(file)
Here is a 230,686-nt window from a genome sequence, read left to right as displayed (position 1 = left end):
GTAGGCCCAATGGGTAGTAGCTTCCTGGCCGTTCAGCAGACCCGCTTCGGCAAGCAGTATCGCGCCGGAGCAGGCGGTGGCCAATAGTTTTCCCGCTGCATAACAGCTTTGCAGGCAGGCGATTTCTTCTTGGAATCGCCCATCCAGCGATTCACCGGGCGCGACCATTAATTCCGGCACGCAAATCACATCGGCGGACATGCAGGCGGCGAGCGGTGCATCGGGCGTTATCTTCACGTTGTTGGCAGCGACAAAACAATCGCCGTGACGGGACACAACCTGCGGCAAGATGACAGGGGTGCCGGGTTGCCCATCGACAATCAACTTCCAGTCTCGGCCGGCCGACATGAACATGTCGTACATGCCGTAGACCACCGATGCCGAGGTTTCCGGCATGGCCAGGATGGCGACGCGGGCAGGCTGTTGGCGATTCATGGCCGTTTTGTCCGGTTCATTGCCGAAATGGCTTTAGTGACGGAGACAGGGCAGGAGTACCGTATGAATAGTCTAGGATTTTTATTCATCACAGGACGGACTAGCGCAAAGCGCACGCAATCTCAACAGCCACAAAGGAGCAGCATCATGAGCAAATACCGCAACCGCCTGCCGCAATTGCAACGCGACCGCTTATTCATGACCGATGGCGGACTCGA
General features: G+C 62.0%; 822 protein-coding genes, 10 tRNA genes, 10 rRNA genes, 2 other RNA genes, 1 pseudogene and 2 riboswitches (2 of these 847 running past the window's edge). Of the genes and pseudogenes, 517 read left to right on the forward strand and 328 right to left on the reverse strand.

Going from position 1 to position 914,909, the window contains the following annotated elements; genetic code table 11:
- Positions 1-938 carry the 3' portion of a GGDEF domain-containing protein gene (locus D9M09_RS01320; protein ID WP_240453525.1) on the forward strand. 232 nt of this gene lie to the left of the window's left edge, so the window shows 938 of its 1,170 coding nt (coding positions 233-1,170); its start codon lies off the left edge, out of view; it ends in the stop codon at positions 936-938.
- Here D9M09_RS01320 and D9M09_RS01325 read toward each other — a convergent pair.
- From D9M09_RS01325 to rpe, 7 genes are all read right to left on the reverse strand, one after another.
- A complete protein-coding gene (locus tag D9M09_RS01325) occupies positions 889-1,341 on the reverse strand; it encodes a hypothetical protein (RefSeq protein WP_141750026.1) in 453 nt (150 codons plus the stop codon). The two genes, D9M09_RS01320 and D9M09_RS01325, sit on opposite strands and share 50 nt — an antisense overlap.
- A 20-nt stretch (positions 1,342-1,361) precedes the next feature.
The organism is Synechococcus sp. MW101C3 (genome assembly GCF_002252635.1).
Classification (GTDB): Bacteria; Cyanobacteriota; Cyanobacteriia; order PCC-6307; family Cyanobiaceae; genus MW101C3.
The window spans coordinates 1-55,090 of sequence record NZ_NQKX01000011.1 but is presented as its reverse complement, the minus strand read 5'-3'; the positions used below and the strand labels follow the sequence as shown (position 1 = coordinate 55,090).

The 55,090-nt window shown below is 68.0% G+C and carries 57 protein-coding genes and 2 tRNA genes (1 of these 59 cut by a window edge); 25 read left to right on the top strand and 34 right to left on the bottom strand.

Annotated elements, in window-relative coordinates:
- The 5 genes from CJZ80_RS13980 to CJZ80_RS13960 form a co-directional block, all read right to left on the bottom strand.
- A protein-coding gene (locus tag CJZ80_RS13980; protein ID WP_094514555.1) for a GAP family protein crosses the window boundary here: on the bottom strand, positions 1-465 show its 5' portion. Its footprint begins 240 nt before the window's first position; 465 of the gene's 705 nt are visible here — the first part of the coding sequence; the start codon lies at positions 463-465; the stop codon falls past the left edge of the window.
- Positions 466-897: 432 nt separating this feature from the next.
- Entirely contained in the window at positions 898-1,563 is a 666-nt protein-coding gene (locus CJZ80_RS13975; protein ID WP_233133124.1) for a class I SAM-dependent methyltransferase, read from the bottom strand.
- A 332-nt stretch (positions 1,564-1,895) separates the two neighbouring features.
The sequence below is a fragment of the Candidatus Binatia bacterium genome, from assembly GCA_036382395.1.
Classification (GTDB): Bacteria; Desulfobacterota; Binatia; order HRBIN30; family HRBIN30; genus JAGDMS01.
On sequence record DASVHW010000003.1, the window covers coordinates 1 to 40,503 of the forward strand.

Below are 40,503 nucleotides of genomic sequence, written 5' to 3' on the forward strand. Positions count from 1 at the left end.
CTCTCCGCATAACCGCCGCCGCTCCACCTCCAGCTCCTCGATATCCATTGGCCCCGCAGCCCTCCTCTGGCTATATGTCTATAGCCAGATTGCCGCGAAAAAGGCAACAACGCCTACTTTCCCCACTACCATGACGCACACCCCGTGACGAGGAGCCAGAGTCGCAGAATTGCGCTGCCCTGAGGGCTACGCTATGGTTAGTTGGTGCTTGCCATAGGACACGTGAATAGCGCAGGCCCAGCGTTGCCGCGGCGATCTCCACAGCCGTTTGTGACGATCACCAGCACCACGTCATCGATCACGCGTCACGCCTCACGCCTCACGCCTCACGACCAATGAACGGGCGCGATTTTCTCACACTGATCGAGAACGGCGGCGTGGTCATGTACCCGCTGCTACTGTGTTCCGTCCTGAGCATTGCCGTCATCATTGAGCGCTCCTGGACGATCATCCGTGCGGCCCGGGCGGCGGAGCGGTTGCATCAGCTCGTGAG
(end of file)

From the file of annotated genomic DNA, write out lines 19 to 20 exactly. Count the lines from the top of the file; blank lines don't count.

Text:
- A 332-nt stretch (positions 1,564-1,895) separates the two neighbouring features.
The sequence below is a fragment of the Candidatus Binatia bacterium genome, from assembly GCA_036382395.1.